import and export by the 172 member countries of the Convention on
International Trade in Endangered Species of Wild Fauna and Flora (CITES). The
CITES is implemented by the Wild Animal and Plant Protection and Regulation of
International and Interprovincial Trade Act (WAPPRIITA) in Canada, and by the
Endangered Species Act (ESA) in the United States.
    Controls consist of a permit system wherein importers or exporters of
endangered species must, prior to the import or export occurring, obtain an
import or export permit that must accompany the shipment. The amount of trade
allowed is based on extensive scientific analysis of the endangered species in
question.
    Queen conch has been protected by CITES since 1992 following a collapse in
wild populations largely as a result of over fishing in the 1980s and 1990s.
Limited trade in queen conch is allowed and all imports or exports must be
accompanied by a CITES export permit from the country of origin or CITES
re-export permit from the country of re-export. This control measure ensures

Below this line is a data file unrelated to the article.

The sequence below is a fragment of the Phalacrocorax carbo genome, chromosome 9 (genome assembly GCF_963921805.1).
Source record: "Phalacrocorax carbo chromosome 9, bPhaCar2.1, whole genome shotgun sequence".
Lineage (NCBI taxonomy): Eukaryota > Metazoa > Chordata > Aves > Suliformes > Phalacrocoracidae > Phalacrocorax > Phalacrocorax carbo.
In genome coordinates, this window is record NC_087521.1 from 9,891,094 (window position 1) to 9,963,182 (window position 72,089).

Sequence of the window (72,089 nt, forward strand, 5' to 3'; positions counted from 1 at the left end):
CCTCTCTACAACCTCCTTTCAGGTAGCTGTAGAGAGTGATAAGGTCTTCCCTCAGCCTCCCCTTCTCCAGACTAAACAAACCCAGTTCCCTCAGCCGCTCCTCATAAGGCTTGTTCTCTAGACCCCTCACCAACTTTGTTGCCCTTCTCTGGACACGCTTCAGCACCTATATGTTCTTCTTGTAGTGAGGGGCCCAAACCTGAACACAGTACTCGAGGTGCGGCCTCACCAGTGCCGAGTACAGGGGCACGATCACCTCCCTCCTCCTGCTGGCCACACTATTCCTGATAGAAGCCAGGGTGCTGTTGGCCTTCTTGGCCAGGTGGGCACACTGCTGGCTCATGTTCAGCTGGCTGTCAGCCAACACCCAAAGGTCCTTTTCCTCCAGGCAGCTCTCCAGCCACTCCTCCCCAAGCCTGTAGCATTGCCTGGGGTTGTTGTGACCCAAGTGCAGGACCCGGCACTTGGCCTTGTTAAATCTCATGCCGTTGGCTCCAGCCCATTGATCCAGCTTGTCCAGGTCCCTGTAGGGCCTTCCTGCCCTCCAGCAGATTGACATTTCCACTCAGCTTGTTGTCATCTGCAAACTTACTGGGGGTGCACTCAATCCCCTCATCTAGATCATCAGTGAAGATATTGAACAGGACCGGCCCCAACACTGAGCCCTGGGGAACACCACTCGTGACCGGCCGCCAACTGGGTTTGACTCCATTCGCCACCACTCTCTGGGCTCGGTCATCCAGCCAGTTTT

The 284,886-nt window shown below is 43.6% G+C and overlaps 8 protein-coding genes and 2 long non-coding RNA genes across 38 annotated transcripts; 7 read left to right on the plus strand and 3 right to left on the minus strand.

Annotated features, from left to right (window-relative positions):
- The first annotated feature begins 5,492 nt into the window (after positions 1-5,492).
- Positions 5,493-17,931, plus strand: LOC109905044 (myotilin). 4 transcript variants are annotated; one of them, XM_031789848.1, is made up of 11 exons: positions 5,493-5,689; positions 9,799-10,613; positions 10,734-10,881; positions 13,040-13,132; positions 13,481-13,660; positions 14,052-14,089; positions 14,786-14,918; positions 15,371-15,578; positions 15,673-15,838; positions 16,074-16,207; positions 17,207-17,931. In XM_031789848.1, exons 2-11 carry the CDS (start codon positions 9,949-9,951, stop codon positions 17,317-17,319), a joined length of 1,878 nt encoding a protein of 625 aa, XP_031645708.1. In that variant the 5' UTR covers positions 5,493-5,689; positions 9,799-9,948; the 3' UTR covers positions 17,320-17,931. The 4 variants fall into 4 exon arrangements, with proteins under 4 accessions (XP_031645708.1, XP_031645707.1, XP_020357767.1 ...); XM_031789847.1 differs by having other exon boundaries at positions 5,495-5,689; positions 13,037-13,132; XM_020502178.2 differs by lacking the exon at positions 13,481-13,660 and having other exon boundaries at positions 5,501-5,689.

that trade will not threaten the survival of the species. Under CITES, species
are protected according to a classification system. Wildlife species listed in
Appendix II of CITES (such as queen conch) are species that are not
necessarily threatened with extinction, but may become so unless trade is
strictly regulated. As an Appendix II species, queen conch shipments crossing
borders require CITES permits from the country of export or re-export.
    In September, 2003 an embargo was put in place by CITES for queen conch
and conch products that originated from many of the conch producing countries
in the Caribbean in an effort to help stem significant declines in the
species' population.

    THE SMUGGLING ACTIVITIES

    The alleged smuggling activities came to light in March 2006, when a
United States Fish and Wildlife Service (USFWS) inspector stationed at
Buffalo, New York, examined a truck load of seafood destined for Florida. The
inspector discovered 2,100 pounds of what was suspected to be queen conch meat